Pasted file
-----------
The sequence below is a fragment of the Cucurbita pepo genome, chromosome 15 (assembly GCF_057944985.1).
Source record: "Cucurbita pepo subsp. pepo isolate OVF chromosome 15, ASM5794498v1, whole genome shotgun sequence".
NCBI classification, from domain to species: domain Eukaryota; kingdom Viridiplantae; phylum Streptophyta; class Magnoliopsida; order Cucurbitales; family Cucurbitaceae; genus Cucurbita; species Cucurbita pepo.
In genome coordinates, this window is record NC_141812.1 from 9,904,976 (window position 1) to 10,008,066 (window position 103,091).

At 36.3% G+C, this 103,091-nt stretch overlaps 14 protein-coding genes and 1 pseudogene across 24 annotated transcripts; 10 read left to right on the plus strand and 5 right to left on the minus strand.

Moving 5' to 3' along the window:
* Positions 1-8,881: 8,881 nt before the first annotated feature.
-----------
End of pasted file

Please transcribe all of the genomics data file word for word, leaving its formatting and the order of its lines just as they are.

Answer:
The sequence below is a fragment of the Cucurbita pepo genome, chromosome 15 (assembly GCF_057944985.1).
Source record: "Cucurbita pepo subsp. pepo isolate OVF chromosome 15, ASM5794498v1, whole genome shotgun sequence".
NCBI classification, from domain to species: domain Eukaryota; kingdom Viridiplantae; phylum Streptophyta; class Magnoliopsida; order Cucurbitales; family Cucurbitaceae; genus Cucurbita; species Cucurbita pepo.
In genome coordinates, this window is record NC_141812.1 from 9,904,976 (window position 1) to 10,008,066 (window position 103,091).

At 36.3% G+C, this 103,091-nt stretch overlaps 14 protein-coding genes and 1 pseudogene across 24 annotated transcripts; 10 read left to right on the plus strand and 5 right to left on the minus strand.

Moving 5' to 3' along the window:
* Positions 1-8,881: 8,881 nt before the first annotated feature.